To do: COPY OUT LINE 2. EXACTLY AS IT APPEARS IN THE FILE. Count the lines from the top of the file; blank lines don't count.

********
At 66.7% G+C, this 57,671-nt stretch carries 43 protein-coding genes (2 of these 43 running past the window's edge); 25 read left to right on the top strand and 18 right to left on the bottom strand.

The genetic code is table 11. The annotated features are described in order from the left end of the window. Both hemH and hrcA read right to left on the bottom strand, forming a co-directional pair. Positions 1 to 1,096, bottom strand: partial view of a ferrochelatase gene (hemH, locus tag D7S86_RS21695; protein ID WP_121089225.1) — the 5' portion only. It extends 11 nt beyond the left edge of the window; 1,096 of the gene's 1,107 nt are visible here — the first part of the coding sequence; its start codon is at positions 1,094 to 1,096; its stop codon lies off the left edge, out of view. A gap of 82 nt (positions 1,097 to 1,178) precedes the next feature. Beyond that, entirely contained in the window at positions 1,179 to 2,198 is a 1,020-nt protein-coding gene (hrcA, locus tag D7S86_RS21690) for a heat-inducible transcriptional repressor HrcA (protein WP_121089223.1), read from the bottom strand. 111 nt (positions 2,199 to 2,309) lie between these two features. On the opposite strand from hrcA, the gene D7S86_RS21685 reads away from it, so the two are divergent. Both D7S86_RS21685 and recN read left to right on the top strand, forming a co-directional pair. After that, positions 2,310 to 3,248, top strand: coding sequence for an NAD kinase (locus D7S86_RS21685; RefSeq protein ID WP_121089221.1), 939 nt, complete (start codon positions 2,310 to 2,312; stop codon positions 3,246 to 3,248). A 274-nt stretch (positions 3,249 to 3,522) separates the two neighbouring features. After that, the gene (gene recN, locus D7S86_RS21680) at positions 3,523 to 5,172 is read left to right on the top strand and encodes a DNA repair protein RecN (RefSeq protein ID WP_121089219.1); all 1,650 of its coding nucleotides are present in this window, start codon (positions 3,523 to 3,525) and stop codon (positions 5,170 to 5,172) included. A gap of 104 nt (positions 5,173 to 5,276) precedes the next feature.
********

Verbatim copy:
The genetic code is table 11. The annotated features are described in order from the left end of the window. Both hemH and hrcA read right to left on the bottom strand, forming a co-directional pair. Positions 1 to 1,096, bottom strand: partial view of a ferrochelatase gene (hemH, locus tag D7S86_RS21695; protein ID WP_121089225.1) — the 5' portion only. It extends 11 nt beyond the left edge of the window; 1,096 of the gene's 1,107 nt are visible here — the first part of the coding sequence; its start codon is at positions 1,094 to 1,096; its stop codon lies off the left edge, out of view. A gap of 82 nt (positions 1,097 to 1,178) precedes the next feature. Beyond that, entirely contained in the window at positions 1,179 to 2,198 is a 1,020-nt protein-coding gene (hrcA, locus tag D7S86_RS21690) for a heat-inducible transcriptional repressor HrcA (protein WP_121089223.1), read from the bottom strand. 111 nt (positions 2,199 to 2,309) lie between these two features. On the opposite strand from hrcA, the gene D7S86_RS21685 reads away from it, so the two are divergent. Both D7S86_RS21685 and recN read left to right on the top strand, forming a co-directional pair. After that, positions 2,310 to 3,248, top strand: coding sequence for an NAD kinase (locus D7S86_RS21685; RefSeq protein ID WP_121089221.1), 939 nt, complete (start codon positions 2,310 to 2,312; stop codon positions 3,246 to 3,248). A 274-nt stretch (positions 3,249 to 3,522) separates the two neighbouring features. After that, the gene (gene recN, locus D7S86_RS21680) at positions 3,523 to 5,172 is read left to right on the top strand and encodes a DNA repair protein RecN (RefSeq protein ID WP_121089219.1); all 1,650 of its coding nucleotides are present in this window, start codon (positions 3,523 to 3,525) and stop codon (positions 5,170 to 5,172) included. A gap of 104 nt (positions 5,173 to 5,276) precedes the next feature.